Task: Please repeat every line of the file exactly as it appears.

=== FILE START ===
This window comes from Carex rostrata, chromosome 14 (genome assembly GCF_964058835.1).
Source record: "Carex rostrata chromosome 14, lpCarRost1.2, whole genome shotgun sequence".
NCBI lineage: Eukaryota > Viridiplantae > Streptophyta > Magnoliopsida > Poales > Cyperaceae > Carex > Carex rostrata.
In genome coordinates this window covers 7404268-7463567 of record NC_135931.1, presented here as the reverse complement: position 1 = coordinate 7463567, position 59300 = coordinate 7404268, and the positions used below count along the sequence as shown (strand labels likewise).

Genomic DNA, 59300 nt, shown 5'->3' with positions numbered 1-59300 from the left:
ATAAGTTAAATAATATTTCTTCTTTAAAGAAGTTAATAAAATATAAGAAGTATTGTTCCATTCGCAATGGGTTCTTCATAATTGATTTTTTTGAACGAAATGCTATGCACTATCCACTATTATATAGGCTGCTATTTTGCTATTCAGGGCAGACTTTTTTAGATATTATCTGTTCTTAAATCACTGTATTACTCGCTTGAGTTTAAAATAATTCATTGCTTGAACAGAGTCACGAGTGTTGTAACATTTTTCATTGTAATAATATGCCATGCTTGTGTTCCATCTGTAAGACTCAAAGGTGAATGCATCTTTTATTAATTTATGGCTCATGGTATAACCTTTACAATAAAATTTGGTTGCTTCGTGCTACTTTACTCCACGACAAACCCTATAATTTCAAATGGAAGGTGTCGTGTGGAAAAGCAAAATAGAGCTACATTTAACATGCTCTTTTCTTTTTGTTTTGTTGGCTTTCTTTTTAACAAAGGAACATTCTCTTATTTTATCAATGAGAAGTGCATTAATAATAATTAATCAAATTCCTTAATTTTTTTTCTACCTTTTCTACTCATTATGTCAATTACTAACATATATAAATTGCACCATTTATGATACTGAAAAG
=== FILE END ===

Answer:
This window comes from Carex rostrata, chromosome 14 (genome assembly GCF_964058835.1).
Source record: "Carex rostrata chromosome 14, lpCarRost1.2, whole genome shotgun sequence".
NCBI lineage: Eukaryota > Viridiplantae > Streptophyta > Magnoliopsida > Poales > Cyperaceae > Carex > Carex rostrata.
In genome coordinates this window covers 7404268-7463567 of record NC_135931.1, presented here as the reverse complement: position 1 = coordinate 7463567, position 59300 = coordinate 7404268, and the positions used below count along the sequence as shown (strand labels likewise).

Genomic DNA, 59300 nt, shown 5'->3' with positions numbered 1-59300 from the left:
ATAAGTTAAATAATATTTCTTCTTTAAAGAAGTTAATAAAATATAAGAAGTATTGTTCCATTCGCAATGGGTTCTTCATAATTGATTTTTTTGAACGAAATGCTATGCACTATCCACTATTATATAGGCTGCTATTTTGCTATTCAGGGCAGACTTTTTTAGATATTATCTGTTCTTAAATCACTGTATTACTCGCTTGAGTTTAAAATAATTCATTGCTTGAACAGAGTCACGAGTGTTGTAACATTTTTCATTGTAATAATATGCCATGCTTGTGTTCCATCTGTAAGACTCAAAGGTGAATGCATCTTTTATTAATTTATGGCTCATGGTATAACCTTTACAATAAAATTTGGTTGCTTCGTGCTACTTTACTCCACGACAAACCCTATAATTTCAAATGGAAGGTGTCGTGTGGAAAAGCAAAATAGAGCTACATTTAACATGCTCTTTTCTTTTTGTTTTGTTGGCTTTCTTTTTAACAAAGGAACATTCTCTTATTTTATCAATGAGAAGTGCATTAATAATAATTAATCAAATTCCTTAATTTTTTTTCTACCTTTTCTACTCATTATGTCAATTACTAACATATATAAATTGCACCATTTATGATACTGAAAAG